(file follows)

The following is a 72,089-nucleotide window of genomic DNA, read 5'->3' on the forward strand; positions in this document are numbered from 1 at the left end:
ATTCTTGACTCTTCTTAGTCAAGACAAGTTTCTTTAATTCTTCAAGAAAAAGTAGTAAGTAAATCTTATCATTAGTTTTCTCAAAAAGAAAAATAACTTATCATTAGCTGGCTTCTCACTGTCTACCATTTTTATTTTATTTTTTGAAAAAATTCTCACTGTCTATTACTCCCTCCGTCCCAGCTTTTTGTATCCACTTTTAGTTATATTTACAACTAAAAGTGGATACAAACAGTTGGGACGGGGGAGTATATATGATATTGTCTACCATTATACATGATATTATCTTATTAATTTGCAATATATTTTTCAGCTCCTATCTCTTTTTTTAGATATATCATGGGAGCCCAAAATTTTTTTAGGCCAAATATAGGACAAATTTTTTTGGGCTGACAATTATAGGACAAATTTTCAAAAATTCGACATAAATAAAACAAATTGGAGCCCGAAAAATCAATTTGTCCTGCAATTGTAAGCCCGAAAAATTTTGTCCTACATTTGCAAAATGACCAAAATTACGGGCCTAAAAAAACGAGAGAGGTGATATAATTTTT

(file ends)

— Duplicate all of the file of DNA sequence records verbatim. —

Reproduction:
The following is a 72,089-nucleotide window of genomic DNA, read 5'->3' on the forward strand; positions in this document are numbered from 1 at the left end:
ATTCTTGACTCTTCTTAGTCAAGACAAGTTTCTTTAATTCTTCAAGAAAAAGTAGTAAGTAAATCTTATCATTAGTTTTCTCAAAAAGAAAAATAACTTATCATTAGCTGGCTTCTCACTGTCTACCATTTTTATTTTATTTTTTGAAAAAATTCTCACTGTCTATTACTCCCTCCGTCCCAGCTTTTTGTATCCACTTTTAGTTATATTTACAACTAAAAGTGGATACAAACAGTTGGGACGGGGGAGTATATATGATATTGTCTACCATTATACATGATATTATCTTATTAATTTGCAATATATTTTTCAGCTCCTATCTCTTTTTTTAGATATATCATGGGAGCCCAAAATTTTTTTAGGCCAAATATAGGACAAATTTTTTTGGGCTGACAATTATAGGACAAATTTTCAAAAATTCGACATAAATAAAACAAATTGGAGCCCGAAAAATCAATTTGTCCTGCAATTGTAAGCCCGAAAAATTTTGTCCTACATTTGCAAAATGACCAAAATTACGGGCCTAAAAAAACGAGAGAGGTGATATAATTTTT